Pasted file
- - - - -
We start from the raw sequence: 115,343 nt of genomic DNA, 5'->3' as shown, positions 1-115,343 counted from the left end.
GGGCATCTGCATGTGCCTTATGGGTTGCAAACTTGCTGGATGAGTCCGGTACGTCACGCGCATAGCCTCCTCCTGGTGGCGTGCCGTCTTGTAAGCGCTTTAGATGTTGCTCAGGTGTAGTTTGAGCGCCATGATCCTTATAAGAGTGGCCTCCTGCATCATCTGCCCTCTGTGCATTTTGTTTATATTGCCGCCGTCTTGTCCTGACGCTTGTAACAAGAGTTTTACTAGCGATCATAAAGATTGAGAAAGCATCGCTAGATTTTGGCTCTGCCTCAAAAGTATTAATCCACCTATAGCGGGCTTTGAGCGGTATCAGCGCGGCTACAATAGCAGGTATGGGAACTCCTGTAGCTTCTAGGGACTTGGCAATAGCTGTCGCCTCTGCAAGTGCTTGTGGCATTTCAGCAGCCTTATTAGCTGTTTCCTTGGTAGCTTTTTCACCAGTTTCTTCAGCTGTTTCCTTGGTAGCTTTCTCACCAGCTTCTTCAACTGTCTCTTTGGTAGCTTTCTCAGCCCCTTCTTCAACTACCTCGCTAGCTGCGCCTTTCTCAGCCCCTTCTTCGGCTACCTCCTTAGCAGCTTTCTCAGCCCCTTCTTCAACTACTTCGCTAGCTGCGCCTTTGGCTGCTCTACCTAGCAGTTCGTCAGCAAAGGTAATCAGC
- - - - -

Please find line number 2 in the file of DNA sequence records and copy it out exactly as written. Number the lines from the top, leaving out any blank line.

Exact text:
GGGCATCTGCATGTGCCTTATGGGTTGCAAACTTGCTGGATGAGTCCGGTACGTCACGCGCATAGCCTCCTCCTGGTGGCGTGCCGTCTTGTAAGCGCTTTAGATGTTGCTCAGGTGTAGTTTGAGCGCCATGATCCTTATAAGAGTGGCCTCCTGCATCATCTGCCCTCTGTGCATTTTGTTTATATTGCCGCCGTCTTGTCCTGACGCTTGTAACAAGAGTTTTACTAGCGATCATAAAGATTGAGAAAGCATCGCTAGATTTTGGCTCTGCCTCAAAAGTATTAATCCACCTATAGCGGGCTTTGAGCGGTATCAGCGCGGCTACAATAGCAGGTATGGGAACTCCTGTAGCTTCTAGGGACTTGGCAATAGCTGTCGCCTCTGCAAGTGCTTGTGGCATTTCAGCAGCCTTATTAGCTGTTTCCTTGGTAGCTTTTTCACCAGTTTCTTCAGCTGTTTCCTTGGTAGCTTTCTCACCAGCTTCTTCAACTGTCTCTTTGGTAGCTTTCTCAGCCCCTTCTTCAACTACCTCGCTAGCTGCGCCTTTCTCAGCCCCTTCTTCGGCTACCTCCTTAGCAGCTTTCTCAGCCCCTTCTTCAACTACTTCGCTAGCTGCGCCTTTGGCTGCTCTACCTAGCAGTTCGTCAGCAAAGGTAATCAGC